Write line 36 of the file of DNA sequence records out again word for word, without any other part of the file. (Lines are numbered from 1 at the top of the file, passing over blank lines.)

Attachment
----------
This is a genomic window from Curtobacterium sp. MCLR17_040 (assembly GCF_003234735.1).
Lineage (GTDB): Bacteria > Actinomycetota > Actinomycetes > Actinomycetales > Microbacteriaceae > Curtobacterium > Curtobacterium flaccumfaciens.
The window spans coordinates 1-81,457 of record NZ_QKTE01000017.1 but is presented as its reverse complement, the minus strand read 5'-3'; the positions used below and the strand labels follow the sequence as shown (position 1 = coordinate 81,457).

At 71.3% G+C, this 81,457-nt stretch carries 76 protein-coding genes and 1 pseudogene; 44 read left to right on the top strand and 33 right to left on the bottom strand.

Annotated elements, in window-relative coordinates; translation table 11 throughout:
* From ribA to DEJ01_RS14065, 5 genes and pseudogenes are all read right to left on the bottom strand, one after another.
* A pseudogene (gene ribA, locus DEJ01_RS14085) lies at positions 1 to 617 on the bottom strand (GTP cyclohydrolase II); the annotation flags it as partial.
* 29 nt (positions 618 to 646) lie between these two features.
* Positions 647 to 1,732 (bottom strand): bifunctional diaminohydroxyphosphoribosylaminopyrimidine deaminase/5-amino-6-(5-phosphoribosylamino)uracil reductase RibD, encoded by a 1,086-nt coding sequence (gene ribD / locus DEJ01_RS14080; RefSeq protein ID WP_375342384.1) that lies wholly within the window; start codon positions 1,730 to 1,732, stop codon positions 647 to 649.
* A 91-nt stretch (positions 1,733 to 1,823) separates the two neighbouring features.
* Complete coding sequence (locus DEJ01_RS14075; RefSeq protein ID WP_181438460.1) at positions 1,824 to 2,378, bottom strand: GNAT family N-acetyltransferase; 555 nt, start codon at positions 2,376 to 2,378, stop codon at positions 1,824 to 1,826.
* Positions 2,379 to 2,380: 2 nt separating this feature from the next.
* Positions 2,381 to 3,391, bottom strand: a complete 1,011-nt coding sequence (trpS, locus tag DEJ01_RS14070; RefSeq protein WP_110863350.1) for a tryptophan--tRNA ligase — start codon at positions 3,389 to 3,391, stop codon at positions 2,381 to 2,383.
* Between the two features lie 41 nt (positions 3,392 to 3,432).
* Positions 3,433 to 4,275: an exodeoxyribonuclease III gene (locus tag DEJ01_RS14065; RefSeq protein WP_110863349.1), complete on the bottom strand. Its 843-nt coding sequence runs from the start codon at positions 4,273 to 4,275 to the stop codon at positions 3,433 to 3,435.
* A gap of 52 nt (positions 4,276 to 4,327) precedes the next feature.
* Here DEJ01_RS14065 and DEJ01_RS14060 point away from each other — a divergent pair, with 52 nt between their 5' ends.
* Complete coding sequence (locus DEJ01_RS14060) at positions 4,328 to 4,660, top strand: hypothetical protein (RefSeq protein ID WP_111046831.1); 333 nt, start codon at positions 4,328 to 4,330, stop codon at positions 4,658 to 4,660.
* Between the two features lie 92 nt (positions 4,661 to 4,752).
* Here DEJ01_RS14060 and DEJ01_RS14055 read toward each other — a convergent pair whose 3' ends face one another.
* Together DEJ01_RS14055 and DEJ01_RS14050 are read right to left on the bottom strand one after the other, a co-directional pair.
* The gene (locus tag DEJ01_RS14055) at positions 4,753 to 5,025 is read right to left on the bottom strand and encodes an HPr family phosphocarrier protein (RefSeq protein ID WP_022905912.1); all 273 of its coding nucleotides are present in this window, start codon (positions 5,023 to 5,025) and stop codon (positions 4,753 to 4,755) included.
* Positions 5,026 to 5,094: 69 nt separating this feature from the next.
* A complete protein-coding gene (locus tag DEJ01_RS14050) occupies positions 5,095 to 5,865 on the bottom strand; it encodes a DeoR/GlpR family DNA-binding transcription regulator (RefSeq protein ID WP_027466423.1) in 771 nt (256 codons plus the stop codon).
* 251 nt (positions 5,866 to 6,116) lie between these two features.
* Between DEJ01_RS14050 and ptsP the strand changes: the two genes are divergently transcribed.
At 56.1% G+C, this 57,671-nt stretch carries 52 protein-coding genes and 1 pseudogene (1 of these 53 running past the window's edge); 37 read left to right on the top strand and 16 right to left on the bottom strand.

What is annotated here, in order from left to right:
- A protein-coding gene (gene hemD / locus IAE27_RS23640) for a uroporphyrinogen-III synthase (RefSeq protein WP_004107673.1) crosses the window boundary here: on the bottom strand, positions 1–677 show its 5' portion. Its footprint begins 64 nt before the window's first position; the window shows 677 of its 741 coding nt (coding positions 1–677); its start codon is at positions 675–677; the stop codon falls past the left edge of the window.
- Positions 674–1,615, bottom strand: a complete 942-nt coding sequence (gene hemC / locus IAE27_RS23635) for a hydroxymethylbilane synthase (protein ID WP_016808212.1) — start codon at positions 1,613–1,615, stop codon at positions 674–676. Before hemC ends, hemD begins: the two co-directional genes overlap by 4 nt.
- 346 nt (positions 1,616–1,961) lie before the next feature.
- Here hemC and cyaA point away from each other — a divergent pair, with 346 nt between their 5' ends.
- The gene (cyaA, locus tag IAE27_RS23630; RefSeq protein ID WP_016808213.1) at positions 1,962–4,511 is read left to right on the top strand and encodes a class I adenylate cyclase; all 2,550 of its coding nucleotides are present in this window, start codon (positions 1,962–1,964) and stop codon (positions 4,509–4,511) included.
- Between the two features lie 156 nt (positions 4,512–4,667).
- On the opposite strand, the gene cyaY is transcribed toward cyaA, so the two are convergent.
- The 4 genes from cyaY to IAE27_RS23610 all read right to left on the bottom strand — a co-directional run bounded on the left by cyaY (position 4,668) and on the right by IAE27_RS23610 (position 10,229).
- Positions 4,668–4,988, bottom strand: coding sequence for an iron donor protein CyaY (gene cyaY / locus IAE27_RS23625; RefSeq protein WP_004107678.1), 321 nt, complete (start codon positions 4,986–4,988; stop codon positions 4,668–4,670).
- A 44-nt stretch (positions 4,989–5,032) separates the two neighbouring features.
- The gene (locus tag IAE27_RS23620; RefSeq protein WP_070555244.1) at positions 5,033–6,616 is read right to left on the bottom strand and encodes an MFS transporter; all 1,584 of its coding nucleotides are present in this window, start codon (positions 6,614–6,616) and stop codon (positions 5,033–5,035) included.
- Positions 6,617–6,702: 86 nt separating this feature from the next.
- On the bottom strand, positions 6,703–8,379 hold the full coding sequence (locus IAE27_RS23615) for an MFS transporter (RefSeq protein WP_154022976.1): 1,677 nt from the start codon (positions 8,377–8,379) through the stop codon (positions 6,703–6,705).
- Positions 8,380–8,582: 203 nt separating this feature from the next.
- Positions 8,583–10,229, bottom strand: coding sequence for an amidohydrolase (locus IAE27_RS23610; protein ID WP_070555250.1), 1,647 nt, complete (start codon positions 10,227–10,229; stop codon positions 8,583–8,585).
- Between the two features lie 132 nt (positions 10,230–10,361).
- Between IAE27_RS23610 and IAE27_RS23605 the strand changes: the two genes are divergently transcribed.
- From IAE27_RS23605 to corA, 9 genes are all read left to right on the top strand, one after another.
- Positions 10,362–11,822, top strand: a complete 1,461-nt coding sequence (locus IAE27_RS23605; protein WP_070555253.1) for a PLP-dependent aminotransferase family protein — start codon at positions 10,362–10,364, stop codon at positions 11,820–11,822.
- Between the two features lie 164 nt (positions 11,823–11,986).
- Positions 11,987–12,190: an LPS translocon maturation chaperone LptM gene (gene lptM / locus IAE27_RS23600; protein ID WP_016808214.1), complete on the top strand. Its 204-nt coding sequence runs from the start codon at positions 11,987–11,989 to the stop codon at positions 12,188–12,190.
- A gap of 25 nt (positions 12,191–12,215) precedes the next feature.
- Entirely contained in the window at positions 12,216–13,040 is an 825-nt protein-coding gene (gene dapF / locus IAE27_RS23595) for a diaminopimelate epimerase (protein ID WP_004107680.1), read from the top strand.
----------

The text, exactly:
- The 4 genes from cyaY to IAE27_RS23610 all read right to left on the bottom strand — a co-directional run bounded on the left by cyaY (position 4,668) and on the right by IAE27_RS23610 (position 10,229).